Some other useful words to know include destra (right), sinistra (left), dritto (straight), uscita (exit) and pedaggio (toll), and senso unico (one way).

And an inverted red and white triangle means that you do not have right of way at the junction.

Beware the GPS

While a GPS or Google Maps can come in useful, don't rely on it exclusively. In Italy, it’s common to find two (or more) towns with the same name in different regions, so double-check the map to make sure you’re going the right way.

Fiat 500 on Italian street

A Fiat 500 on an Italian street. Photo: angelos/Depositphotos

And navigators are notorious for directing drivers onto unsuitable roads – including dirt tracks or, in cities, into a ZTL (restricted traffic zone).

GPS systems might tell you to turn the wrong way on a one-way street or into an alley that ends in stairs. Or even, like these tourists, down the Grand Canal in Venice.

Driving style

Italians are fast and aggressive drivers, but they’re also very skilful.

“Be bold, fast acting, assertive and decisive. Don't dither at junctions,” says Gill.

Instead, seize the moment. As soon as you see a gap, go for it. Italians are used to it. They expect the unexpected and they’ll react swiftly.

If you come from a country where things like indicating, slowing down and letting people out are seen as normal and considerate, it’s time to forget everything you know.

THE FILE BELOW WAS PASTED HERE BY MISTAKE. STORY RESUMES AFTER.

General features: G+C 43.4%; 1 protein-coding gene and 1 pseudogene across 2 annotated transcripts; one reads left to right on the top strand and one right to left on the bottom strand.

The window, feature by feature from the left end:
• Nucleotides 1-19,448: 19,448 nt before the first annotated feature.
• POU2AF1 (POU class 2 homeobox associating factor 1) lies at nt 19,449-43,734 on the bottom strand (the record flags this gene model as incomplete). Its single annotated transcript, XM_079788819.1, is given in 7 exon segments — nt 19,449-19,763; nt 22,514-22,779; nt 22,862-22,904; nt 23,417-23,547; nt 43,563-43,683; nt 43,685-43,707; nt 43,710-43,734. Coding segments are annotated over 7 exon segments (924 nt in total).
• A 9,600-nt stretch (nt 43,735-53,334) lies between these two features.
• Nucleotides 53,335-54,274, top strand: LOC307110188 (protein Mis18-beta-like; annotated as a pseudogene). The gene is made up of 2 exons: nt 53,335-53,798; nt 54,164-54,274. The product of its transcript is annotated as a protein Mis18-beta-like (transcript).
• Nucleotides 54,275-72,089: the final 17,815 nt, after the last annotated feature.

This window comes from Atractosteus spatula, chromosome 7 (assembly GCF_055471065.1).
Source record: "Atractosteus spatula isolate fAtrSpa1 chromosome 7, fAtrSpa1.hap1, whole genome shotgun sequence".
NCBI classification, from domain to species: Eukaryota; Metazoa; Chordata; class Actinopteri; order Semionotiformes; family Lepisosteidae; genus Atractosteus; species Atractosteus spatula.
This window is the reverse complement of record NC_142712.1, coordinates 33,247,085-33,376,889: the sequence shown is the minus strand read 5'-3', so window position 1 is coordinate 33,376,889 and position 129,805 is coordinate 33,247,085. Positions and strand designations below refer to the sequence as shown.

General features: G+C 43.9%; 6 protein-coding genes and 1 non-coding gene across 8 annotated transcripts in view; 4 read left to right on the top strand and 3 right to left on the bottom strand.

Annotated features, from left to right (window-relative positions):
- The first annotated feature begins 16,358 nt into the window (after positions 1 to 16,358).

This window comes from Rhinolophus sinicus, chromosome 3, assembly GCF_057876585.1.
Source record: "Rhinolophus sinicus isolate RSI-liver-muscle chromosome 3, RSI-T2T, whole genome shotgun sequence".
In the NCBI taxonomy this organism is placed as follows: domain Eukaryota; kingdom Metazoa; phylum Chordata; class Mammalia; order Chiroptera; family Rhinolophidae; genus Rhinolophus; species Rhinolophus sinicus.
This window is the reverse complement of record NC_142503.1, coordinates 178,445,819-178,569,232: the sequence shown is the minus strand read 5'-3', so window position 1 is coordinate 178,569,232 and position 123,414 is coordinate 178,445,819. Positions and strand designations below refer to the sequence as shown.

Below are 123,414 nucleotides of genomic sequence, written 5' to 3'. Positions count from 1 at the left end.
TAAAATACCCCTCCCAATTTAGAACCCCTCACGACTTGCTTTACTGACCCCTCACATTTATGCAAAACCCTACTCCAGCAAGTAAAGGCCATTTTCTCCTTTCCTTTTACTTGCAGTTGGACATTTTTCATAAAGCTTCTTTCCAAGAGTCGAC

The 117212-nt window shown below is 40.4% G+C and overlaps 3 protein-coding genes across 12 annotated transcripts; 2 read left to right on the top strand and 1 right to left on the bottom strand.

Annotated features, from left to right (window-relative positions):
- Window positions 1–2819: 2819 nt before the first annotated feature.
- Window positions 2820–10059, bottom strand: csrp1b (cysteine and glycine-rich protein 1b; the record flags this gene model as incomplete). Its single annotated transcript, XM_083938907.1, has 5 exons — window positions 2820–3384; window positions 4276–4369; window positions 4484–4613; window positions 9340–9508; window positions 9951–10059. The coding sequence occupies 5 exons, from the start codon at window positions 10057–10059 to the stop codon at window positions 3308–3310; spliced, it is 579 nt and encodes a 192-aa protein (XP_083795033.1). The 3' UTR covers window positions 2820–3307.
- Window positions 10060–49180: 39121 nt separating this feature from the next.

“When in Italy drive like the Italians, but with a little more caution,” Shelly advises. “Don’t expect other road users to move over. Remember you’re the visitor who needs to fit in.”

But most of all, she says: “Have fun and enjoy, it really isn’t that bad!”

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For members


What are Italy’s rules on switching to winter tyres?

Italian road rules require a switch to winter tyres by mid-November. We take a look at how the requirements (and penalties) apply for the cold season.

What are Italy's rules on switching to winter tyres?

Though we may not have seen much in the way of adverse weather conditions so far – temperatures were far above season average throughout October – the winter cold appears to be just around the corner and so is the requirement for motorists to switch to winter tyres.

The window to make the change opened on October 15th, and the requirement and penalties for not following it will come into force on November 15th. 

By that date, all road vehicles will have to be equipped with winter tyres or, alternatively, have snow chains “on board”. 

READ ALSO: ‘Expect the unexpected’: What you need to know about driving in Italy

But, in typically Italian fashion, there’s far more to the rule than that. So, with less than two weeks to go until the winter tyres deadline, here’s what you should know about the requirements.

What areas do the rules apply to?

The Italian Highway Code along with a 2013 ministerial decree state that all road vehicles circulating on Italian soil must have winter tyres or snow chains on board from November 15th to April 15th.

However, the Code also gives local authorities (provinces, individual comuni and private highway operators) the power to modify national directives (including time limits) and/or bring in additional requirements according to the features of their own territory.